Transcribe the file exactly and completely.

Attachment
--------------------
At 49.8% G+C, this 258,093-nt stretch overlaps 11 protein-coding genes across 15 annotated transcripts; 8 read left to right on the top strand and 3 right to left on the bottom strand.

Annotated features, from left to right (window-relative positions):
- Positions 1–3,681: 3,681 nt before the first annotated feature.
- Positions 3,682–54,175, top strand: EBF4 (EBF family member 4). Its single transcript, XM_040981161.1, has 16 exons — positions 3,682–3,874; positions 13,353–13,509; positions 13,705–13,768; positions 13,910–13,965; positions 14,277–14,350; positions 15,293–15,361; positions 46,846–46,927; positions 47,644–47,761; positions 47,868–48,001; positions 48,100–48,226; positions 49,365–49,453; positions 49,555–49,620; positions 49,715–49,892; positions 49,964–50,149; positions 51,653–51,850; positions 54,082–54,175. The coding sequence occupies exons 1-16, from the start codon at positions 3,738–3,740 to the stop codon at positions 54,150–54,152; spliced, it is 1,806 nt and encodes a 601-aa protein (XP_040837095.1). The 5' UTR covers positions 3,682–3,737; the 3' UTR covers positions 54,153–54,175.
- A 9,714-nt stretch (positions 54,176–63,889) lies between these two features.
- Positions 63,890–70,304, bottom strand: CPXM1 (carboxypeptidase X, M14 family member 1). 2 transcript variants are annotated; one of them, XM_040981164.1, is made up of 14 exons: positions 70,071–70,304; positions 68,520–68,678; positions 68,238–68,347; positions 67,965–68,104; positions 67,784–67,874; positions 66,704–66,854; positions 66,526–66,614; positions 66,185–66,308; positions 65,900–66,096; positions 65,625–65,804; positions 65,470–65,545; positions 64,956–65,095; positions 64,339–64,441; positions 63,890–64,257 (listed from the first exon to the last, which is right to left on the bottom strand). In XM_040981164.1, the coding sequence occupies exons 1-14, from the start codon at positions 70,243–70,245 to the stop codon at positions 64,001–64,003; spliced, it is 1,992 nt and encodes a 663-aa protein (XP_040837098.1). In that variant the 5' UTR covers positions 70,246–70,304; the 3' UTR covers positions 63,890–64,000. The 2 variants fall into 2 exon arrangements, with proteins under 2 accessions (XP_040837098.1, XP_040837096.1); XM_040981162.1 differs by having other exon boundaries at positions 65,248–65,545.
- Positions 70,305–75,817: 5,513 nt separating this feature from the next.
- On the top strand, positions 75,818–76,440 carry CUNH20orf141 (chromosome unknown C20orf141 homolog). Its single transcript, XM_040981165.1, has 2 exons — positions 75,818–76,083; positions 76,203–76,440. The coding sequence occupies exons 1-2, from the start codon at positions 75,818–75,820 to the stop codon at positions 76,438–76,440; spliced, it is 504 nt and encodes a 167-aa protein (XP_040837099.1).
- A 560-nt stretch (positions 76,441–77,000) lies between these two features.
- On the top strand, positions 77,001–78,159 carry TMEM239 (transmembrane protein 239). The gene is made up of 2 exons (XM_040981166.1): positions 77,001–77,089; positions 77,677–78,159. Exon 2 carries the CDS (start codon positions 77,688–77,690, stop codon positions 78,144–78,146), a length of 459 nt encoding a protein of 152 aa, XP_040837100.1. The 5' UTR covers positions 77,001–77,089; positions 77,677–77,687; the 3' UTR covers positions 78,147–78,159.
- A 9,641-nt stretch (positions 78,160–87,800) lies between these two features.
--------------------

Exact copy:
At 49.8% G+C, this 258,093-nt stretch overlaps 11 protein-coding genes across 15 annotated transcripts; 8 read left to right on the top strand and 3 right to left on the bottom strand.

Annotated features, from left to right (window-relative positions):
- Positions 1–3,681: 3,681 nt before the first annotated feature.
- Positions 3,682–54,175, top strand: EBF4 (EBF family member 4). Its single transcript, XM_040981161.1, has 16 exons — positions 3,682–3,874; positions 13,353–13,509; positions 13,705–13,768; positions 13,910–13,965; positions 14,277–14,350; positions 15,293–15,361; positions 46,846–46,927; positions 47,644–47,761; positions 47,868–48,001; positions 48,100–48,226; positions 49,365–49,453; positions 49,555–49,620; positions 49,715–49,892; positions 49,964–50,149; positions 51,653–51,850; positions 54,082–54,175. The coding sequence occupies exons 1-16, from the start codon at positions 3,738–3,740 to the stop codon at positions 54,150–54,152; spliced, it is 1,806 nt and encodes a 601-aa protein (XP_040837095.1). The 5' UTR covers positions 3,682–3,737; the 3' UTR covers positions 54,153–54,175.
- A 9,714-nt stretch (positions 54,176–63,889) lies between these two features.
- Positions 63,890–70,304, bottom strand: CPXM1 (carboxypeptidase X, M14 family member 1). 2 transcript variants are annotated; one of them, XM_040981164.1, is made up of 14 exons: positions 70,071–70,304; positions 68,520–68,678; positions 68,238–68,347; positions 67,965–68,104; positions 67,784–67,874; positions 66,704–66,854; positions 66,526–66,614; positions 66,185–66,308; positions 65,900–66,096; positions 65,625–65,804; positions 65,470–65,545; positions 64,956–65,095; positions 64,339–64,441; positions 63,890–64,257 (listed from the first exon to the last, which is right to left on the bottom strand). In XM_040981164.1, the coding sequence occupies exons 1-14, from the start codon at positions 70,243–70,245 to the stop codon at positions 64,001–64,003; spliced, it is 1,992 nt and encodes a 663-aa protein (XP_040837098.1). In that variant the 5' UTR covers positions 70,246–70,304; the 3' UTR covers positions 63,890–64,000. The 2 variants fall into 2 exon arrangements, with proteins under 2 accessions (XP_040837098.1, XP_040837096.1); XM_040981162.1 differs by having other exon boundaries at positions 65,248–65,545.
- Positions 70,305–75,817: 5,513 nt separating this feature from the next.
- On the top strand, positions 75,818–76,440 carry CUNH20orf141 (chromosome unknown C20orf141 homolog). Its single transcript, XM_040981165.1, has 2 exons — positions 75,818–76,083; positions 76,203–76,440. The coding sequence occupies exons 1-2, from the start codon at positions 75,818–75,820 to the stop codon at positions 76,438–76,440; spliced, it is 504 nt and encodes a 167-aa protein (XP_040837099.1).
- A 560-nt stretch (positions 76,441–77,000) lies between these two features.
- On the top strand, positions 77,001–78,159 carry TMEM239 (transmembrane protein 239). The gene is made up of 2 exons (XM_040981166.1): positions 77,001–77,089; positions 77,677–78,159. Exon 2 carries the CDS (start codon positions 77,688–77,690, stop codon positions 78,144–78,146), a length of 459 nt encoding a protein of 152 aa, XP_040837100.1. The 5' UTR covers positions 77,001–77,089; positions 77,677–77,687; the 3' UTR covers positions 78,147–78,159.
- A 9,641-nt stretch (positions 78,160–87,800) lies between these two features.